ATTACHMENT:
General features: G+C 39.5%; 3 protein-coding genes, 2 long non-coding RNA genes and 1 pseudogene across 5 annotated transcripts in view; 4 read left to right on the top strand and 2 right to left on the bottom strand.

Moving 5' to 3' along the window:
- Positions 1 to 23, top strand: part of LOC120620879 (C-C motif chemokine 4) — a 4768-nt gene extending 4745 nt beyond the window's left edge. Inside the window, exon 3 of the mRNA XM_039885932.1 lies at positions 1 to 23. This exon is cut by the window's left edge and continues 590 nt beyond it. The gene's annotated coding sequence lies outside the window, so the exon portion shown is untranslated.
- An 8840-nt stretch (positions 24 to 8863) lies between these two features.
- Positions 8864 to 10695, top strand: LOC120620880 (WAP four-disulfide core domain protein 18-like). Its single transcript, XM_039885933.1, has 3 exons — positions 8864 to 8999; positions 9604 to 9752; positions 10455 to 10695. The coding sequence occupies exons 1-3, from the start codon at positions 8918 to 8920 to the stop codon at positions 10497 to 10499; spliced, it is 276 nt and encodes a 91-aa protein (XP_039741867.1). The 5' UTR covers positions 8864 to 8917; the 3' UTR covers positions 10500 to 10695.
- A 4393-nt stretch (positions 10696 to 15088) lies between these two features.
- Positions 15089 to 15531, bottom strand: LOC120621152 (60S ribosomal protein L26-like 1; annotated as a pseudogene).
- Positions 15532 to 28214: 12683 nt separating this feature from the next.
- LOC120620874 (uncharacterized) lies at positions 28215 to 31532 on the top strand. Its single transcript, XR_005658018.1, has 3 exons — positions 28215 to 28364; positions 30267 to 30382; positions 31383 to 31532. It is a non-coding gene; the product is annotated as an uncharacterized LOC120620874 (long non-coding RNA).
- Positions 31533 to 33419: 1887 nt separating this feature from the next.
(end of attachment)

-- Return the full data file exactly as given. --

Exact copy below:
General features: G+C 39.5%; 3 protein-coding genes, 2 long non-coding RNA genes and 1 pseudogene across 5 annotated transcripts in view; 4 read left to right on the top strand and 2 right to left on the bottom strand.

Moving 5' to 3' along the window:
- Positions 1 to 23, top strand: part of LOC120620879 (C-C motif chemokine 4) — a 4768-nt gene extending 4745 nt beyond the window's left edge. Inside the window, exon 3 of the mRNA XM_039885932.1 lies at positions 1 to 23. This exon is cut by the window's left edge and continues 590 nt beyond it. The gene's annotated coding sequence lies outside the window, so the exon portion shown is untranslated.
- An 8840-nt stretch (positions 24 to 8863) lies between these two features.
- Positions 8864 to 10695, top strand: LOC120620880 (WAP four-disulfide core domain protein 18-like). Its single transcript, XM_039885933.1, has 3 exons — positions 8864 to 8999; positions 9604 to 9752; positions 10455 to 10695. The coding sequence occupies exons 1-3, from the start codon at positions 8918 to 8920 to the stop codon at positions 10497 to 10499; spliced, it is 276 nt and encodes a 91-aa protein (XP_039741867.1). The 5' UTR covers positions 8864 to 8917; the 3' UTR covers positions 10500 to 10695.
- A 4393-nt stretch (positions 10696 to 15088) lies between these two features.
- Positions 15089 to 15531, bottom strand: LOC120621152 (60S ribosomal protein L26-like 1; annotated as a pseudogene).
- Positions 15532 to 28214: 12683 nt separating this feature from the next.
- LOC120620874 (uncharacterized) lies at positions 28215 to 31532 on the top strand. Its single transcript, XR_005658018.1, has 3 exons — positions 28215 to 28364; positions 30267 to 30382; positions 31383 to 31532. It is a non-coding gene; the product is annotated as an uncharacterized LOC120620874 (long non-coding RNA).
- Positions 31533 to 33419: 1887 nt separating this feature from the next.